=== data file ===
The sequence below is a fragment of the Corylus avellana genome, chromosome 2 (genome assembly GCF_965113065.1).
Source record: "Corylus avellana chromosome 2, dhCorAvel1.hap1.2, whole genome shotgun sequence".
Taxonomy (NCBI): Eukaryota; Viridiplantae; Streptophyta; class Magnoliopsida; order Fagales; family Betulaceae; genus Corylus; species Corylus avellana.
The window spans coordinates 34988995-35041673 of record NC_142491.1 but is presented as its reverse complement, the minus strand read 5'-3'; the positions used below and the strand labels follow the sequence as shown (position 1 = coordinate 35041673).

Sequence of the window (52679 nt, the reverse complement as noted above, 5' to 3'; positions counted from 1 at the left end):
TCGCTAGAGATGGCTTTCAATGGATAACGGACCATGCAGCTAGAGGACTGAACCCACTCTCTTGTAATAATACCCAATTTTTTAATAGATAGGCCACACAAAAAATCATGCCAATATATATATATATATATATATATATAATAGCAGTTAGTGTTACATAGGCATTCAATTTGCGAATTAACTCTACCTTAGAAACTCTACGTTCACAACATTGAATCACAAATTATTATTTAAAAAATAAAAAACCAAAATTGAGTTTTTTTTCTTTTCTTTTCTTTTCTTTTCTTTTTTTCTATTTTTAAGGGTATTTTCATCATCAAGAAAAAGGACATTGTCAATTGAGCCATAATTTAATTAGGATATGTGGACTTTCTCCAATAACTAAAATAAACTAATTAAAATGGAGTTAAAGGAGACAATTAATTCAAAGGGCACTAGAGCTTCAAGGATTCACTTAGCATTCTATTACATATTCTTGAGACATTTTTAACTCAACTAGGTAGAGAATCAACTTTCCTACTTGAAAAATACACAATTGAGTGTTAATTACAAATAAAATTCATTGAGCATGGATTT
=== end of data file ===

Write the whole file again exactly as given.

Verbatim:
The sequence below is a fragment of the Corylus avellana genome, chromosome 2 (genome assembly GCF_965113065.1).
Source record: "Corylus avellana chromosome 2, dhCorAvel1.hap1.2, whole genome shotgun sequence".
Taxonomy (NCBI): Eukaryota; Viridiplantae; Streptophyta; class Magnoliopsida; order Fagales; family Betulaceae; genus Corylus; species Corylus avellana.
The window spans coordinates 34988995-35041673 of record NC_142491.1 but is presented as its reverse complement, the minus strand read 5'-3'; the positions used below and the strand labels follow the sequence as shown (position 1 = coordinate 35041673).

Sequence of the window (52679 nt, the reverse complement as noted above, 5' to 3'; positions counted from 1 at the left end):
TCGCTAGAGATGGCTTTCAATGGATAACGGACCATGCAGCTAGAGGACTGAACCCACTCTCTTGTAATAATACCCAATTTTTTAATAGATAGGCCACACAAAAAATCATGCCAATATATATATATATATATATATATATAATAGCAGTTAGTGTTACATAGGCATTCAATTTGCGAATTAACTCTACCTTAGAAACTCTACGTTCACAACATTGAATCACAAATTATTATTTAAAAAATAAAAAACCAAAATTGAGTTTTTTTTCTTTTCTTTTCTTTTCTTTTCTTTTTTTCTATTTTTAAGGGTATTTTCATCATCAAGAAAAAGGACATTGTCAATTGAGCCATAATTTAATTAGGATATGTGGACTTTCTCCAATAACTAAAATAAACTAATTAAAATGGAGTTAAAGGAGACAATTAATTCAAAGGGCACTAGAGCTTCAAGGATTCACTTAGCATTCTATTACATATTCTTGAGACATTTTTAACTCAACTAGGTAGAGAATCAACTTTCCTACTTGAAAAATACACAATTGAGTGTTAATTACAAATAAAATTCATTGAGCATGGATTT